Thursday, 10 January 2013

Strange big year records set last year

Obviously, one of the side-affects of seeing 344 species in Ontario is that there are several other records that can probably be broken. With most of the following examples, I'm really reaching for straws and coming up with obscure categories. Thought this would be a fun thing to do, and an effective way to procrastinate!

Most bird species seen in one year in Ontario: 
-this one is the obvious one. But there are a few other obscure records that I think I might have set. Keep reading...

Most bird species photographed in one year in Ontario:
-now this probably isn't the record as someone, at some point has probably photographed more in one year. At the very least, this is a very beatable number! Remember some of my misses? (Thayer's Gull, Ring-necked Pheasant, Warbling Vireo, Marsh Wren, American Woodcock, etc)

Thayer's Gull - a big miss

Most species "self-found" in one year in Ontario:
-I have no idea if 307 is now the number to beat, but it seems like it would be tough to self-find that many ever again in a given year. Partly why I managed 307 is that I traveled to the north (James Bay) and the northwest (Rainy River), so species like Black Guillemot, Northern Fulmar, and Gyrfalcon were locks in the north and Western Meadowlarks, Franklin's Gulls, and Black-billed Magpies were easy self found birds in the northwest.
Other self-found highlights last year include Fish Crow, 35 warbler species, Blue Grosbeak, King Rail, Yellow-crowned Night-heron, Harlan's Hawk (though it doesn't count as a species), Common Eider, Northern Gannet, Great Cormorant, Western Kingbird, and Scissor-tailed Flycatcher.

self found Western Kingbird

Most species seen at least twice in one year in Ontario
-this category is the same as a typical big year, the only exception being that each species has to be seen twice, not just once! Some notable misses include Golden Eagle, Gray Partridge, Piping Plover, Red Phalarope, Laughing Gull, Arctic Tern, and Prairie Warbler. Most rarities I saw only once, with the exception of a few such as Western Tanager, Scissor-tailed Flycatcher, Yellow-throated Warbler, Black Vulture, Black Guillemot, and Fish Crow.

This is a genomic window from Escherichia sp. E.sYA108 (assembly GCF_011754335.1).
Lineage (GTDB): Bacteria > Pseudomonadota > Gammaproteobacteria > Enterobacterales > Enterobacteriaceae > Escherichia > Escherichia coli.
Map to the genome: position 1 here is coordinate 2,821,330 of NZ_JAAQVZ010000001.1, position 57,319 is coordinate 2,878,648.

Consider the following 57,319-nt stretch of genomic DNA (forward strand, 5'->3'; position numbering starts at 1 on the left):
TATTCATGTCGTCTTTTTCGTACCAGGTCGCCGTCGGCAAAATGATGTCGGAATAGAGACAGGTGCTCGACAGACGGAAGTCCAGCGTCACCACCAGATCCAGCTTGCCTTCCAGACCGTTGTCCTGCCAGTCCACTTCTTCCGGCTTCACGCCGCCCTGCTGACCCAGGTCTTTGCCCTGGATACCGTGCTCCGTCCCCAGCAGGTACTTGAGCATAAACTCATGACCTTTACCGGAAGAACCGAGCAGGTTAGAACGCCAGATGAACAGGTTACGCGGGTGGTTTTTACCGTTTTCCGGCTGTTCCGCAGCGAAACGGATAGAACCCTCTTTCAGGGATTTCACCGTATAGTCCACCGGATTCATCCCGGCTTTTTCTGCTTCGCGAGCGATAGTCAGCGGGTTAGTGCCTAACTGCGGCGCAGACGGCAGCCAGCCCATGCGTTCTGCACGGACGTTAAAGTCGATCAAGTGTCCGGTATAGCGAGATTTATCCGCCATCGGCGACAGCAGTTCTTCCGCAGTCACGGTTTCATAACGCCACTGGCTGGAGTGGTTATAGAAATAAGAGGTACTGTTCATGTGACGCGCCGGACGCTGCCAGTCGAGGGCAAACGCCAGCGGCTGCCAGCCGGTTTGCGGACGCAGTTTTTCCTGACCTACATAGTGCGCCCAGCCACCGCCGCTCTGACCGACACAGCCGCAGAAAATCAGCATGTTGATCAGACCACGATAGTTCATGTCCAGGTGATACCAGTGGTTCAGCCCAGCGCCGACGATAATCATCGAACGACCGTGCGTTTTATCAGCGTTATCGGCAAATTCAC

1st Scissor-tailed Flycatcher of the year - Demorestville (April 15, 2012)

Earliest date to hit 300 in one year:
May 18
-at the start of the year, my goal was to hit 300 by the end of May. I managed to get it 13 days ahead of schedule. Bird #300 was Piping Plover from Wasaga Beach, Simcoe County.

Piping Plover - Wasaga Beach (May 18, 2012)

Most "total county ticks" in one year in Ontario:
-for those who don't know, this is the sum of all of my county lists for the year. Fortunately, Ebird keeps track of county lists for me! This averages out to 83 species per county. Out of Ontario's 50 counties, I birded in 49 of them - only missing out on Kenora District in the north. My top 5 counties were Essex (262), Cochrane (193) Chatham-Kent (176), Hamilton (171) and Rainy River (162). Again, this may not be a record, and even if it is, it seems very breakable. I would imagine that a birder trying to set this record could top out somewhere between 7000 and 9000 in a year. The strategy would be much different than for a big year and there would be considerably more traveling. A good strategy would be to spend one day birding each county during all four seasons. I would imagine that after a year spent doing that, you would know the backroads of Ontario better than anyone else.

That's all I have got for now...


  1. Josh might have broken some additional Big Year records during 2012, but he failed to mention them:

    -- animals killed with his car
    -- free meals received from other birders
    -- free booze received from other birders
    -- number of times his car broke down
    -- speeding tickets in one year
    -- cameras breaking down in one year

    I'm sure there are others LOL!

  2. I only broke two cameras! You may be on to something with the fee booze, though...

  3. How many ticks did you make in the Nipissing area? Are you counting Nipissing as a county? It is a district and a huge one at that. It seems to be split into two -- on the east side is Algonquin Park on the west side is North Bay and surrounding area.

  4. Yes, I am counting Nipissing as one of Ontario's 50 counties (or more precisely, census divisions). I saw 110 species in Nipissing District last year, highlighted by White-winged Dove, Spruce Grouse (and all the other Algonquin "specialties"), Vesper Sparrow, and Lesser Black-backed Gull.

    While it is a huge district it is small compared to some of the other "census divisions" such as Algoma, Sudbury, Cochrane, Thunder Bay, and Kenora. It's not entirely true that the east part of Nipissing is conspecific with Algonquin since the southwest part of Algonquin is part of Haliburton County, and the extreme southeast corner of Nipissing District is not part of Algonquin.